Daddy's
 by Lindsay Hunter

featherproof books 2010
First Collection







"At a Golden Griddle in Alabama he met a woman at the counter. Bought her a cup of coffee and watched her stir it one way and then the other. She pressed her finger into some spilled sugar, told him she was missing the part of her tongue that recognized sweet. At that, his eyes filled. "


Reviewed by Mark Staniforth

Lindsay Hunter's Daddy's is a collection of 23 jagged little micro-fictions in the southern gothic genre. By any standards it's a genre that doesn't take a whole lot of prisoners where harsh realities are concerned. Hunter takes it a stage further with her tight, razor-sharp prose and an uncompromising cast of characters so deep-down on their luck it's hard to see how they'll ever climb back out. In Food Luck a young guy bullies his kid brother into increasingly repulsive competitive eating feats. In Finding There, a guy abandons his wife and kids and sets off aimlessly across the state, hooking up with strangers in seedy motels. In The Fence, a wife derives sexual pleasure from a dog collar and an electric fence.

In Scales, a teenager seeks solace in her friend's weight gain:
In the kitchen she piles a tub of ice cream, spray cheese, Doritos, a six-pack of diet Coke, and pretzels onto a tray. We put it between us on the couch and she sits, cross-legged and naked, and watches me eat. Is that good? she asks. That looks really good.
In the best story, the shockingly unforgettable Marie Noe - Talks To You About Her Kids, the narrator describes the serial-killing of her children in language so empty it leaves you gasping.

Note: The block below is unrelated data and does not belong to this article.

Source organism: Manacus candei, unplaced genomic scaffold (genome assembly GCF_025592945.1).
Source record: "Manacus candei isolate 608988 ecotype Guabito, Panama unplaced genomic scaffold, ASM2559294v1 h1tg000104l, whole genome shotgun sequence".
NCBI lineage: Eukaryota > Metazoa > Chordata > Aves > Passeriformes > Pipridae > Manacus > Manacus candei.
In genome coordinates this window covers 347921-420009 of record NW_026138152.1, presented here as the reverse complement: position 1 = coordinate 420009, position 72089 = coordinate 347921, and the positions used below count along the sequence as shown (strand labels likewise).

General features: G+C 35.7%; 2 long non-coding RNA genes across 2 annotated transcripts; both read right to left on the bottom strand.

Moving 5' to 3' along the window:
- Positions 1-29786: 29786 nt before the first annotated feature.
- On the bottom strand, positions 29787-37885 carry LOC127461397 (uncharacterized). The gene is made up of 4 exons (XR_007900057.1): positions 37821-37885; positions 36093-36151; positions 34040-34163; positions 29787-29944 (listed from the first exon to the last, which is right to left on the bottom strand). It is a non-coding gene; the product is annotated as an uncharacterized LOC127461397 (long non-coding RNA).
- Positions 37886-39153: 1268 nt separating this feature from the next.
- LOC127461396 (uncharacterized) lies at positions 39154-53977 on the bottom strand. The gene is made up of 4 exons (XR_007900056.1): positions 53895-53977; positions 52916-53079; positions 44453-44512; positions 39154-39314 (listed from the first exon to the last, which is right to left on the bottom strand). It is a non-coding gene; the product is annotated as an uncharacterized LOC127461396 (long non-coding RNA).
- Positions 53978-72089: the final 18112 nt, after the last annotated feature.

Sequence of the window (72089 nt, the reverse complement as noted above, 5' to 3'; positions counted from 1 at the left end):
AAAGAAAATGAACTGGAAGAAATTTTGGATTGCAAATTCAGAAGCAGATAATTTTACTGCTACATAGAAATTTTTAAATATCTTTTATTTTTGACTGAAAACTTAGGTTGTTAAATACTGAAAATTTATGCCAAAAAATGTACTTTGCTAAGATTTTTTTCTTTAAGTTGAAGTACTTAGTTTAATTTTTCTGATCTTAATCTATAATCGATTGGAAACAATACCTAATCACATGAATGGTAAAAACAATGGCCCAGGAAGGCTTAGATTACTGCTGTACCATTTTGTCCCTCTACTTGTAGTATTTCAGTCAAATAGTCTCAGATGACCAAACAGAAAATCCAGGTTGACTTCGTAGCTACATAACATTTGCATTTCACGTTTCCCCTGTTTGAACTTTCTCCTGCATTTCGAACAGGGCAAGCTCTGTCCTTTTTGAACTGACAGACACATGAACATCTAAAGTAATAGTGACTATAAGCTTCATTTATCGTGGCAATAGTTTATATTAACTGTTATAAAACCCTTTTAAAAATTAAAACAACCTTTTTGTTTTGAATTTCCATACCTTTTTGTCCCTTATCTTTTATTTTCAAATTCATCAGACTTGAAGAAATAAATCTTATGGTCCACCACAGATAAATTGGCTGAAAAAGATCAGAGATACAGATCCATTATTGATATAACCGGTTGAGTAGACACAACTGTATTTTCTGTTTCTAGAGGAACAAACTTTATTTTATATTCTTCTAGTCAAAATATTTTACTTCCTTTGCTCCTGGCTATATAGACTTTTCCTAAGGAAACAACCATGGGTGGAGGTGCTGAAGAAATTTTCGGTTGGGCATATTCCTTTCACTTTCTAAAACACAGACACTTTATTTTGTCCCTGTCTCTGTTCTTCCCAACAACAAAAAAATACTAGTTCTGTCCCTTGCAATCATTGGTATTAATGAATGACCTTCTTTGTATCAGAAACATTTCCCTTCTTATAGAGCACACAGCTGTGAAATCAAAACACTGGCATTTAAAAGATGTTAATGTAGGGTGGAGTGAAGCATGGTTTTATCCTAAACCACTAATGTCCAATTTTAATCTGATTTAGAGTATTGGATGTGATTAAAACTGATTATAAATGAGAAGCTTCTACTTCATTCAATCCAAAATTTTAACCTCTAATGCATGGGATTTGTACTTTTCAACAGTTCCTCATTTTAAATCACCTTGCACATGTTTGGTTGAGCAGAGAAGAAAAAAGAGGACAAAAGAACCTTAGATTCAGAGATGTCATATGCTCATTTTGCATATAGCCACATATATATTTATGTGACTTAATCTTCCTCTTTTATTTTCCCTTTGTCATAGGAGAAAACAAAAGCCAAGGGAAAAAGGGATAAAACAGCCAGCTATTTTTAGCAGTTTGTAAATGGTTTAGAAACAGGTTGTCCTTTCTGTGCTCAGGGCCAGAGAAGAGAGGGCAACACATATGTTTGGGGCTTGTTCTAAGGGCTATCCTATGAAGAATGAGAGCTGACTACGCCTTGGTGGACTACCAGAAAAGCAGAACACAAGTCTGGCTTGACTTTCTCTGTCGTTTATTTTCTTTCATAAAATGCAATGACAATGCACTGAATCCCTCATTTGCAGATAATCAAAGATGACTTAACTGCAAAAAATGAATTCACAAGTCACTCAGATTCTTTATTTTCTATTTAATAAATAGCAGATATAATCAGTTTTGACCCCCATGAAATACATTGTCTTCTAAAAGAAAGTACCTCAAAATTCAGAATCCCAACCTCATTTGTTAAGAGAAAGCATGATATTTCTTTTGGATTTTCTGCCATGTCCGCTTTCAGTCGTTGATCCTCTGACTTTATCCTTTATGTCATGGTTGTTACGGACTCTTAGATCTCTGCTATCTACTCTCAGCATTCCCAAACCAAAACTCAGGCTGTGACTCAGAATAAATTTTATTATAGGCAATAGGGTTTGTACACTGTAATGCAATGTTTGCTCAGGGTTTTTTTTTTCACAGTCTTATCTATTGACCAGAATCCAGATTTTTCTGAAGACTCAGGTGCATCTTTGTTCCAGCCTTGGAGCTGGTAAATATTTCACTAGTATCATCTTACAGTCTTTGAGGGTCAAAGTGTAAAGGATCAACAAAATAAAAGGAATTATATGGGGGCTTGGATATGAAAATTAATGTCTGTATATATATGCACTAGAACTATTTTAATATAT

Constance was a moron. She never even opened her eyes, though Art swears she had one blue one and one brown one. By the time she was born I’d had a headache for two years straight, and the fact that she never made a sound, didn’t look at me, slept through the night, that weighed more on me than any kinda screaming she coulda done. Like her quiet was creating a noise louder than all the other babies combined. It split my ears. I’d pinch her til she’d cry to make up for it, and I guess that’s wrong. She was dead after 24 days. Art went downtown one night and got the word Constance tattooed on his upper arm and when he came home I told him what a idiot he was.

Hunter's triumph is to make her writing so utterly unsentimental, so devoid of judgement, that you feel for a lot of these folk. Those with sensitive dispositions should skip it (they're hardly likely to have even read this far). Even those who consider themselves broad-minded may baulk at the occasional plot-twist. But crucially, despite the pitch-dark storylines, with their recurring themes of food abuse and dirty, casual sex, there's no sense of shocking for the sake of it. There's a few stories that don't quite hit the mark. But those that do will stick to you like bonfire smoke, impossible to rub out no matter how hard you try.

It's an unforgettable collection, published by Featherproof Books, fast making a name for themselves as a daring and innovative short fiction house. The paperback version's packaged up like a bait box. It's appropriate, because it hooks you in and doesn’t want to let go, and the more you're left hanging there, the less you find you want to.

Read a story from this collection in Nerve


Mark Staniforth is a writer and journalist from North Yorkshire, England. He has been nominated for a Pushcart Prize. His first book of short stories, Fryupdale, is available free via Smashwords.
                     
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Lindsay Hunter lives in Chicago, where she is the co-host of Quickies. This is her first book.

Read an interview with Lindsay Hunter